Dr. Corinne Unger
The University of Queensland, Business School
A spectrum of Closure Outcomes from Managing Enviro-Social Risks over the Life of Mine
Only when I wrestled with the limitations of risk assessment frameworks for mining operations did I realise that they were all directed toward mitigating unwanted events and in doing so overlooked the process whereby enviro-social risks develop over the whole life of a mine. This prompted me to advance from earth science to social science to learn how to research and explain these risk organising processes that come together under the broad concept of mine closure. This comprises a set of activities carried out throughout the life of mine to manage risks that develop collectively, slowly and inconspicuously over long durations. This paper presents a spectrum of ways of managing these enviro-social (insidious) risks with divergent outcomes from i) leading practice creating beneficial post mining uses, to ii) worst practice that leaves persistent negative mining legacies. ‘Leading practice’ insidious risk management (IRM) for mine closure creates safe, stable and non-polluting landforms of waste materials, backfilled into pits or in purpose-built above-ground landforms, remediated/ reclaimed to support life (e.g., ecosystems), or healthy pit lakes with carefully managed groundwater rebound supporting sustainable and agreed post-mining uses; decommissioned or repurposed infrastructure; together with communities having a say in the landforms and uses so they can reconnect culturally with mined lands and return to old livelihoods or find a role in new livelihoods. There is also potential to find new value in wastes to extend the life of mines and reduce liabilities. At the other end of the spectrum catastrophic outcomes result from inadequate closure and may include: large unfunded liabilities at the end of mine life, companies selling mines for $1 to smaller entities who underestimate the closure risks, partial reclamation leaving persistent impacts to be managed in perpetuity by others, abandonment of environmental obligations and mining-dependent communities. While the latter are increasingly less common as regulations catch up over the last decade, globally there remain a significant number of mining legacy sites that require intervention. Importantly, while the outcome of mine closure is relatively obvious, the IRM process that accomplishes this, is not. Thus, this presentation will explain the eight main activities carried out during IRM and show how differently each are carried out within the spectrum of ways. Understanding this process supplements our understanding of risk management that is directed toward preventing or mitigating an unwanted event. The two dimensions of risk – process and outcome - go hand in hand, but the crucial influence of the social organising process of risk management that leads to different outcomes has not been well understood or even examined until now. Hence, I explain how practitioners, including geoscientists, interact with; colleagues and other professionals, regulators, environments and mine features, plus communities over the life of a mine to produce leading practice outcomes (or the opposite). Increasingly investors and markets are urging higher sustainability standards. This keynote urges integration of disciplinary fields and a longitudinal perspective of mining that reflects upon past activities and standards and creates a more sustainable future.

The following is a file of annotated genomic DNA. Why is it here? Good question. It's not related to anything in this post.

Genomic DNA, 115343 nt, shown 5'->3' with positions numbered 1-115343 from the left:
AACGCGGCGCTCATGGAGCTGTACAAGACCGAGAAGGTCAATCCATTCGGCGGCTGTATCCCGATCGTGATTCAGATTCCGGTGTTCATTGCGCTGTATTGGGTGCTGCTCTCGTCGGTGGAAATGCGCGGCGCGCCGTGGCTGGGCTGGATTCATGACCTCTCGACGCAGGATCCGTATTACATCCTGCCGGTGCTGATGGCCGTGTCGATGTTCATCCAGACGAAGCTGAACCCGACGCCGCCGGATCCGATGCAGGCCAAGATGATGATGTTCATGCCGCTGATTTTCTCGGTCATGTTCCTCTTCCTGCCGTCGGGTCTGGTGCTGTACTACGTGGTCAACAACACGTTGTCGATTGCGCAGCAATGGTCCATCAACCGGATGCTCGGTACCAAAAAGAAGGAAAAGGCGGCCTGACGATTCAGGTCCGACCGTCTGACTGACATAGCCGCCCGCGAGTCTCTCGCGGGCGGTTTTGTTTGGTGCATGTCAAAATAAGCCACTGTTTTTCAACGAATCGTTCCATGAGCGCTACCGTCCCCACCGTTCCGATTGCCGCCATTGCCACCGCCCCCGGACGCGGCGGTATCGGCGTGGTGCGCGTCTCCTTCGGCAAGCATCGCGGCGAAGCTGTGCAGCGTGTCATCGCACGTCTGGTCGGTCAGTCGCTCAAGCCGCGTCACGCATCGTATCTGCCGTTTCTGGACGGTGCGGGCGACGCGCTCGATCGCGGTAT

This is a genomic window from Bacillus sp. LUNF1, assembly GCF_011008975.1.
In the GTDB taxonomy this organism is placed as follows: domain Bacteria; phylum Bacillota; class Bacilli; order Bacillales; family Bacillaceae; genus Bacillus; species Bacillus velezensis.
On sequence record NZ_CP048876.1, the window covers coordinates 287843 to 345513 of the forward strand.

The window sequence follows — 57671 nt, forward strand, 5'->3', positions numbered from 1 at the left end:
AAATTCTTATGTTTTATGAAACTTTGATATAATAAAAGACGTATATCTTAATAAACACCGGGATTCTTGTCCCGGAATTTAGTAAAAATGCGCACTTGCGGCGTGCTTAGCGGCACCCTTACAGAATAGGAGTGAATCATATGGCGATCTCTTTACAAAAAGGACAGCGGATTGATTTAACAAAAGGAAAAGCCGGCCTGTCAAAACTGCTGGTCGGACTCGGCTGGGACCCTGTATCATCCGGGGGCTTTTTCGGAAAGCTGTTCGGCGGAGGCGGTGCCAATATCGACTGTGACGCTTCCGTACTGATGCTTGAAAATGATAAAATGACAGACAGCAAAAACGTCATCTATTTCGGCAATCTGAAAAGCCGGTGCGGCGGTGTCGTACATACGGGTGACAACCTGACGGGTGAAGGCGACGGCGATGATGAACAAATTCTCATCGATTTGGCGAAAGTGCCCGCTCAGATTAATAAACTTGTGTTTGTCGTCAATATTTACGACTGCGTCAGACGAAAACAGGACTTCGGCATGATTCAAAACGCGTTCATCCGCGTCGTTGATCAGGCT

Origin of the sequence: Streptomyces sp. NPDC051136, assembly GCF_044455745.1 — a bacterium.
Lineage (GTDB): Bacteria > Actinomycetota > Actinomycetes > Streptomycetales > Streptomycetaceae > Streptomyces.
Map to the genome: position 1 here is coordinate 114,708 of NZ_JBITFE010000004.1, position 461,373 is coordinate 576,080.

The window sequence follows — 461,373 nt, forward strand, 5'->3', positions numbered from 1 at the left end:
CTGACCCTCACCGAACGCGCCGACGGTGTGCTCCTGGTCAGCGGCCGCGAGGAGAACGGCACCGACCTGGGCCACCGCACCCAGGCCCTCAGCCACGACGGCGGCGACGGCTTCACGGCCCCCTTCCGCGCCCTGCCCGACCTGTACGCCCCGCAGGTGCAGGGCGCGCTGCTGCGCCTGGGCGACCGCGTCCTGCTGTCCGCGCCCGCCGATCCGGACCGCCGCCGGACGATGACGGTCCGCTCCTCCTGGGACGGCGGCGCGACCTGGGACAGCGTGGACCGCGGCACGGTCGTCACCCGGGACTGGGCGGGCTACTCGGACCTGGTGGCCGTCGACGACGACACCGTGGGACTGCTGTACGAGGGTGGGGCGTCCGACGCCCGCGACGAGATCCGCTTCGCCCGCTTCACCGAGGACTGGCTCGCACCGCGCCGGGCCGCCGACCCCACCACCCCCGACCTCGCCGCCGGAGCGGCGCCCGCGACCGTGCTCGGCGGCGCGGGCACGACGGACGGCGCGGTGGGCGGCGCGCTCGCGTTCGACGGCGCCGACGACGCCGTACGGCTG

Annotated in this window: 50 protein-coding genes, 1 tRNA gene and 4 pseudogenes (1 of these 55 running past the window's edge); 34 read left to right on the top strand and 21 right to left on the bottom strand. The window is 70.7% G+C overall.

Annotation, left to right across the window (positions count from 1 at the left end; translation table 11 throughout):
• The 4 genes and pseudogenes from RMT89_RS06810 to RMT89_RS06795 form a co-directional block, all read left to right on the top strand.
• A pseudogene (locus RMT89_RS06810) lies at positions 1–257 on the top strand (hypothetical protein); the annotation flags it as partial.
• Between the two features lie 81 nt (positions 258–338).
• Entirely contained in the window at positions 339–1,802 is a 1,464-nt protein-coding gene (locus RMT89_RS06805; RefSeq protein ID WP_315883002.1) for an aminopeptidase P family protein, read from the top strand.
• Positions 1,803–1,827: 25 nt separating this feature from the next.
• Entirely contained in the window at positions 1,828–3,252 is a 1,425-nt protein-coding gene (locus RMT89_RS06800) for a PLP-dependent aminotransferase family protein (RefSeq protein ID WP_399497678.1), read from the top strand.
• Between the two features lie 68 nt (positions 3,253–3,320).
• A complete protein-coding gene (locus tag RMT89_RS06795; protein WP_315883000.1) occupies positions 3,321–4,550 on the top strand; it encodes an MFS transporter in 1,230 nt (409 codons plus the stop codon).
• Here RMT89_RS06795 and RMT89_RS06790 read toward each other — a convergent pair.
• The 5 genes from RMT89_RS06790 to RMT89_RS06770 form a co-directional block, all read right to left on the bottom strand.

Corinne Unger is a research fellow in Strategy and Entrepreneurship at the University of Queensland Business School. Her initial earth sciences and education studies were followed by a postgraduate diploma in Geoscience (applied geomorphology) from Macquarie University, Australia. She then embarked on a multi-decadal career starting in soil conservation and advancing to mine rehabilitation and closure at ERA’s Ranger Mine in the Northern Territory. Corinne then became an environmental regulator of mining for the government in Central Queensland, before leading an abandoned mine rehabilitation planning project for the largest legacy site in that state: Mount Morgan. Following a move to Brisbane, Corinne was a specialist consultant for many years in mine rehabilitation, closure and legacy site management during which, she undertook a Churchill Fellowship in 2009, studying leading practice abandoned mine rehabilitation and post-mining land use in Europe and Canada, later publishing her research in a book chapter and journal articles. After a few years conducting research in the Centre for Mined Land Rehabilitation, at The University of Queensland, Corinne moved to the UQ Business School to complete her PhD. Here, she added social science to her qualifications, researching how organisations manage slow developing, inconspicuous risks over long durations. Corinne is a Board Member of the Victorian Government’s Mine Land Rehabilitation Authority, is a chartered environmental professional within the AusIMM, and an expert contributing to ISO’s TC82/SC7 ‘Mine Reclamation and Closure Management’ family of standards. Currently she is also Project Lead for the Working Group developing a ‘Managing Mining Legacies’ standard.